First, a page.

Israeli Lawmakers Say Police Misled Them About Controversial Stop and Frisk Law

A Knesset committee has refused to extend the use of the law, which MKs claim was rarely used as intended

Police officers watch as participants in the gay pride parade march in Jerusalem, July 21, 2016.
Olivier Fitoussi

A Knesset committee refused to extend the controversial "Stop and Frisk Law" for another three years, against the wishes of the police. The law was enacted in February 2016 as a temporary emergency measure and allowed the police to conduct body searches of passersby, even if they are not suspected of committing a crime, in order to prevent terror incidents.

Since the law was passed by the Knesset, it has been invoked only six times: five times during gay pride marches and another time during an Id al-Fitr celebration in the greater Tel Aviv area.

The law permitted the police to frisk anyone who acts like a bully, resorts to verbal violence or threats or exhibits frightening behavior. The legislation was also applicable to individuals frequenting entertainment venues – if there was a reasonable suspicion of potentially violent behavior and approval from the district police commander.

One after another, lawmakers in the Knesset Constitution, Law and Justice Committee harshly criticized the police, which never used the law to prevent terror attacks around Jerusalem or near the Green Line. Yael German of Yesh Atid said she felt the police did nothing less than deceive her. “They took a law meant to deal with terrorism matters, in very specific circumstances, and exceeded all the boundaries in favor of police work that they certainly think is appropriate – but I don’t think it is,” said German.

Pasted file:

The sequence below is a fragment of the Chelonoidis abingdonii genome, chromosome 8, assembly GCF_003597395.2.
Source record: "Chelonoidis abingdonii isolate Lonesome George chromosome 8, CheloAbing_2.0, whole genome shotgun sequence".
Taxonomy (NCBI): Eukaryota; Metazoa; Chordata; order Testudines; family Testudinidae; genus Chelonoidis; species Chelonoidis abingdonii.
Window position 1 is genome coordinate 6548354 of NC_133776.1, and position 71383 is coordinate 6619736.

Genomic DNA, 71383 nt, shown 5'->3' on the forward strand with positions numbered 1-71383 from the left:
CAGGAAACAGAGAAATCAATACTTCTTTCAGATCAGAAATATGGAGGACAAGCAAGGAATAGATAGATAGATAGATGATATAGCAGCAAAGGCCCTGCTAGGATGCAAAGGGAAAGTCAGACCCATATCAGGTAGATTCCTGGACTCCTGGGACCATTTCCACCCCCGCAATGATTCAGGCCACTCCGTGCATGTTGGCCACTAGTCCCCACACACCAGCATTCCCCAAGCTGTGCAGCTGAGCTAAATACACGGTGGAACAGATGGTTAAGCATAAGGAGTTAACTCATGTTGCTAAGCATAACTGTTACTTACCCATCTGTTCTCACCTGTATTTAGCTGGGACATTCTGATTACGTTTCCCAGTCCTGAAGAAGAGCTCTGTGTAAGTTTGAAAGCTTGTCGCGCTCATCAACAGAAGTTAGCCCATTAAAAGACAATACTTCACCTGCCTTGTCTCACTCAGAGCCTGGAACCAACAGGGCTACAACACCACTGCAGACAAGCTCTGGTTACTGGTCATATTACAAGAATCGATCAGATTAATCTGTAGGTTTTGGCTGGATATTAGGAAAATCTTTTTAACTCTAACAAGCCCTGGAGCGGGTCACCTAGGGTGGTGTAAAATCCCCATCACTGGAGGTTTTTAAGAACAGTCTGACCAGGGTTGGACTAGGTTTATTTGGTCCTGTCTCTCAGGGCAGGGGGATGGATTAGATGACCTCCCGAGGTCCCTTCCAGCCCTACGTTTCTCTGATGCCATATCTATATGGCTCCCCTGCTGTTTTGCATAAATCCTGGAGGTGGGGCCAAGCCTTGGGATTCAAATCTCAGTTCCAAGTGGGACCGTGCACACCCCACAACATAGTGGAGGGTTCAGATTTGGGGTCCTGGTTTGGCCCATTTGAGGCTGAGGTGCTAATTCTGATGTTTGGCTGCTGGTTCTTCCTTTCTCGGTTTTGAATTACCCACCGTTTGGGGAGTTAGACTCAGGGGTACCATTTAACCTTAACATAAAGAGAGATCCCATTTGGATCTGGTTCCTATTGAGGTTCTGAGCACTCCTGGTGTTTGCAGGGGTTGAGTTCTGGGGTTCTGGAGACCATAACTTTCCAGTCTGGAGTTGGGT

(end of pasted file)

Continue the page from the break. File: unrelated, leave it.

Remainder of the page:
German told Law Committee Chairman Nissan Slomiansky of Habayit Hayehudi that it was lucky he required the police to report on the use of the law, “otherwise they would have completely deceived us and the public.”

“It was clear to me that this is what would happen,” said Habayit Hayehudi’s Bezalel Smotrich. “They took advantage of the fact there was knife terrorist attacks and everyone was in fear. In my opinion, we need to take it off the agenda.”

The temporary law expired at the end of December and is no longer in use by the police. The committee decided not to extend the law for now and to hold a session in Slomiansky’s office to examine any potential changes – or revoke it entirely.

Benny Begin of Likud told the committee that this shows how necessary it is to exercise caution when granting authority to the government in general, and not just to the police. “In the end, we want them to use their authority according to the law,” said Begin. The Knesset’s intention in passing the law was quite clear, he said, and without the report demanded by the committee, the Knesset would not have known how the police made use of it. “This is a lesson for the future,” added Begin. He asked whether police legal advisers had formulated written legal opinions about the use of the law.

United Torah Judaism’s Uri Maklev asked for data on how many people were searched during the instances when the law was invoked. Slomiansky opposed the request, saying it did not matter whether the police had written legal opinions on law’s use since in any case it was not used for the purposes for which it was approved.

The legal adviser of the Public Security Ministry, Yoel Hadar, objected to the accusations that the police had deceived the Knesset. He said that while it is possible that the wording of the law may need to be clarified, that the police used it in a limited and appropriate fashion. “We will sit and find something more appropriate,” he added.

Police representatives told the committee that the use of the Stop and Frisk Law during gay pride parades was in order to prevent terror attacks against the participants, but German called this explanation a “lame excuse.”